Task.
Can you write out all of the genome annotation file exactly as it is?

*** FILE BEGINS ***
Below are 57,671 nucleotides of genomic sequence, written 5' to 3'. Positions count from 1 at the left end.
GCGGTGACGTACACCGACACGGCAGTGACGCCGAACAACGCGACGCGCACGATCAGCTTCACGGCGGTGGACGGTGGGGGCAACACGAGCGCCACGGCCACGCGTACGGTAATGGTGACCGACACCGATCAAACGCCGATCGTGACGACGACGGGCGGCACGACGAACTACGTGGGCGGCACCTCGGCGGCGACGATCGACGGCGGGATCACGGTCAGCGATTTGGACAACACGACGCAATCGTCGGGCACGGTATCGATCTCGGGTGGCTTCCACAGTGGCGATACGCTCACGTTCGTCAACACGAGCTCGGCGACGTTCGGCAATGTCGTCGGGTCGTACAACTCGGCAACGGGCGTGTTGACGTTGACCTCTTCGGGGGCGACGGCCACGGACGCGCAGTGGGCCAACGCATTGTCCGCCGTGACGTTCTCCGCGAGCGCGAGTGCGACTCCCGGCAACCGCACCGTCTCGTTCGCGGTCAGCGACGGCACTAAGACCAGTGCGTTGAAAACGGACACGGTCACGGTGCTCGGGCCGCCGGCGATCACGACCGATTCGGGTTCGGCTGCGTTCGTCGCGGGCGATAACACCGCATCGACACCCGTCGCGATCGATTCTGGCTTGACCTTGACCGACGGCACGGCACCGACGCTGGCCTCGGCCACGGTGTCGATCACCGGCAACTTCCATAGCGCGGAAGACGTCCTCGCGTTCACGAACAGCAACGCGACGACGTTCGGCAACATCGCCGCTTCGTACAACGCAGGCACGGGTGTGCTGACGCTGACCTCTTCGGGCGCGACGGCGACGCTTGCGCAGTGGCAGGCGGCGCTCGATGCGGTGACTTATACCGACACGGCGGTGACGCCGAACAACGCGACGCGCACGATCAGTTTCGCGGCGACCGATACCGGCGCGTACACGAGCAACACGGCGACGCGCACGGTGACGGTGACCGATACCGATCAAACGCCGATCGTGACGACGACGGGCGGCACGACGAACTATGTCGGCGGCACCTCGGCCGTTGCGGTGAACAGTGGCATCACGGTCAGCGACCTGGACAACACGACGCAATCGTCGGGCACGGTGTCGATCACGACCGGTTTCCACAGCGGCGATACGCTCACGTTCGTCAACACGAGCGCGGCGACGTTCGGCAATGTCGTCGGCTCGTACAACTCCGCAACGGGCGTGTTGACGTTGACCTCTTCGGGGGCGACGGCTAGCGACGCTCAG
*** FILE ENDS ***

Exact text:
Below are 57,671 nucleotides of genomic sequence, written 5' to 3'. Positions count from 1 at the left end.
GCGGTGACGTACACCGACACGGCAGTGACGCCGAACAACGCGACGCGCACGATCAGCTTCACGGCGGTGGACGGTGGGGGCAACACGAGCGCCACGGCCACGCGTACGGTAATGGTGACCGACACCGATCAAACGCCGATCGTGACGACGACGGGCGGCACGACGAACTACGTGGGCGGCACCTCGGCGGCGACGATCGACGGCGGGATCACGGTCAGCGATTTGGACAACACGACGCAATCGTCGGGCACGGTATCGATCTCGGGTGGCTTCCACAGTGGCGATACGCTCACGTTCGTCAACACGAGCTCGGCGACGTTCGGCAATGTCGTCGGGTCGTACAACTCGGCAACGGGCGTGTTGACGTTGACCTCTTCGGGGGCGACGGCCACGGACGCGCAGTGGGCCAACGCATTGTCCGCCGTGACGTTCTCCGCGAGCGCGAGTGCGACTCCCGGCAACCGCACCGTCTCGTTCGCGGTCAGCGACGGCACTAAGACCAGTGCGTTGAAAACGGACACGGTCACGGTGCTCGGGCCGCCGGCGATCACGACCGATTCGGGTTCGGCTGCGTTCGTCGCGGGCGATAACACCGCATCGACACCCGTCGCGATCGATTCTGGCTTGACCTTGACCGACGGCACGGCACCGACGCTGGCCTCGGCCACGGTGTCGATCACCGGCAACTTCCATAGCGCGGAAGACGTCCTCGCGTTCACGAACAGCAACGCGACGACGTTCGGCAACATCGCCGCTTCGTACAACGCAGGCACGGGTGTGCTGACGCTGACCTCTTCGGGCGCGACGGCGACGCTTGCGCAGTGGCAGGCGGCGCTCGATGCGGTGACTTATACCGACACGGCGGTGACGCCGAACAACGCGACGCGCACGATCAGTTTCGCGGCGACCGATACCGGCGCGTACACGAGCAACACGGCGACGCGCACGGTGACGGTGACCGATACCGATCAAACGCCGATCGTGACGACGACGGGCGGCACGACGAACTATGTCGGCGGCACCTCGGCCGTTGCGGTGAACAGTGGCATCACGGTCAGCGACCTGGACAACACGACGCAATCGTCGGGCACGGTGTCGATCACGACCGGTTTCCACAGCGGCGATACGCTCACGTTCGTCAACACGAGCGCGGCGACGTTCGGCAATGTCGTCGGCTCGTACAACTCCGCAACGGGCGTGTTGACGTTGACCTCTTCGGGGGCGACGGCTAGCGACGCTCAG